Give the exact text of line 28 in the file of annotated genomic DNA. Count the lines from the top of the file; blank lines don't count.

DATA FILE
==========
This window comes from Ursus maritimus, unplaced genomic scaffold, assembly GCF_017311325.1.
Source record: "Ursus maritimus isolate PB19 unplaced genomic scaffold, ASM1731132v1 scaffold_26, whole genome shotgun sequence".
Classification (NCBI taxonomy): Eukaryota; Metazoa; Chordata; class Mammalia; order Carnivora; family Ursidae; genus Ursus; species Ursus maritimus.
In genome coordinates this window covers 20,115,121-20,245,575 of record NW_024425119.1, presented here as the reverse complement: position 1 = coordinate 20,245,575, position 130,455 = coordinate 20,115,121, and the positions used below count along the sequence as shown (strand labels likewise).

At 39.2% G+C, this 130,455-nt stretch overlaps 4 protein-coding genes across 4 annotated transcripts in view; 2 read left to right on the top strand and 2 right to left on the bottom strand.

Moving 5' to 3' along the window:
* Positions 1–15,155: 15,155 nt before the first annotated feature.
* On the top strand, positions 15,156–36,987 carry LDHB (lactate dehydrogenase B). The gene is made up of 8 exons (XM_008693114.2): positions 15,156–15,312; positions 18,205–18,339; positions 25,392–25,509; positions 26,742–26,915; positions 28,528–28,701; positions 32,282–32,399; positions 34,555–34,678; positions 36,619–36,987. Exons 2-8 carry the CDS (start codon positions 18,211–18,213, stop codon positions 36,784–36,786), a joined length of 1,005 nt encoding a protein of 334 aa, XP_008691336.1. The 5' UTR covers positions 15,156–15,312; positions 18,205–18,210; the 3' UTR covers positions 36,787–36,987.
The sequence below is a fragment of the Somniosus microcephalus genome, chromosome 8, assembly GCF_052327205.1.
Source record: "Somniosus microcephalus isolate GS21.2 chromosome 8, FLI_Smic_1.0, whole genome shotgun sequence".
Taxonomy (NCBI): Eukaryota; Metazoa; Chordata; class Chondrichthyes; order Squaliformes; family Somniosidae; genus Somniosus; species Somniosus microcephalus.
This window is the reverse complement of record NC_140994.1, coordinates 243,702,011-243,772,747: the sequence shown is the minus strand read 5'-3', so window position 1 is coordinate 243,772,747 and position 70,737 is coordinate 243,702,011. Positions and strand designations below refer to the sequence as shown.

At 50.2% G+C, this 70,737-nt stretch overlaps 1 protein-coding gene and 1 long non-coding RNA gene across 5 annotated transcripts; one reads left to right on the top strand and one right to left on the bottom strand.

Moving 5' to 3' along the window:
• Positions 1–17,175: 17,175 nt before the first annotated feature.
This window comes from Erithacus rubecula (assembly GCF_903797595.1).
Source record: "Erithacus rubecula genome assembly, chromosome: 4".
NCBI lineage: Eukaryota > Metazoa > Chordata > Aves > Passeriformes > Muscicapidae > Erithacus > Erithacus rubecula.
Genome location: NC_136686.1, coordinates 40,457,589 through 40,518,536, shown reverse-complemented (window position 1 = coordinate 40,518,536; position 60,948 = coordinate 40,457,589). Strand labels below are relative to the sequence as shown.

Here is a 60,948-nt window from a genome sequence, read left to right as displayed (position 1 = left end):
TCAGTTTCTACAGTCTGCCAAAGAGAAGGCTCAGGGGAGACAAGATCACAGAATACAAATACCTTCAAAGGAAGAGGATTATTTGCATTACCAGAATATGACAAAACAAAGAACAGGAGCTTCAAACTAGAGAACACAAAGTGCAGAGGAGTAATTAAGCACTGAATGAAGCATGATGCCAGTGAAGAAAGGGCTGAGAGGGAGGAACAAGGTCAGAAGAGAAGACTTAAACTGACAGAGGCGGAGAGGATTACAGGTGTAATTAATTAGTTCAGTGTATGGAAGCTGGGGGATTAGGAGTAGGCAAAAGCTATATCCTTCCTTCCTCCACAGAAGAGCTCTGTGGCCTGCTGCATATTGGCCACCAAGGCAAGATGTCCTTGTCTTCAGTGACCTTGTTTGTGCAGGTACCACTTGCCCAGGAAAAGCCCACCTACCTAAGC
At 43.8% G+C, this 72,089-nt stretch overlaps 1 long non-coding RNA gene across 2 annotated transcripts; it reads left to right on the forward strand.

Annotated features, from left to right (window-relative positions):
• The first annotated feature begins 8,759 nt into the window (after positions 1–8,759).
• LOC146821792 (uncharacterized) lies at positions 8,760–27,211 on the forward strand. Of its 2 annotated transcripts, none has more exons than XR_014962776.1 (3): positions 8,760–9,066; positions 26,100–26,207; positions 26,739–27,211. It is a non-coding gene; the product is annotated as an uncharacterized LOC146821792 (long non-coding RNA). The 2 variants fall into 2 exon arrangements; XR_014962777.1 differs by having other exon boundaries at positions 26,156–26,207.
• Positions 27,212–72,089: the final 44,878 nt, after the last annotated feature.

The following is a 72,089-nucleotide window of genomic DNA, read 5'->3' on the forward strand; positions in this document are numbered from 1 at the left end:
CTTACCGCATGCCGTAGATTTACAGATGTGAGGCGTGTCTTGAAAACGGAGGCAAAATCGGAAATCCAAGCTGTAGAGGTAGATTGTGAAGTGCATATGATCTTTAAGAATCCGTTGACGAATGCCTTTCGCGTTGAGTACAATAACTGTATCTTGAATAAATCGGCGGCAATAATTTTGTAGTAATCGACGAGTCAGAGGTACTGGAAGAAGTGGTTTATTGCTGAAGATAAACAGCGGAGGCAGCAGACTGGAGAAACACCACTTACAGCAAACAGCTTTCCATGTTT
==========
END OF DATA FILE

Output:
CTTACCGCATGCCGTAGATTTACAGATGTGAGGCGTGTCTTGAAAACGGAGGCAAAATCGGAAATCCAAGCTGTAGAGGTAGATTGTGAAGTGCATATGATCTTTAAGAATCCGTTGACGAATGCCTTTCGCGTTGAGTACAATAACTGTATCTTGAATAAATCGGCGGCAATAATTTTGTAGTAATCGACGAGTCAGAGGTACTGGAAGAAGTGGTTTATTGCTGAAGATAAACAGCGGAGGCAGCAGACTGGAGAAACACCACTTACAGCAAACAGCTTTCCATGTTT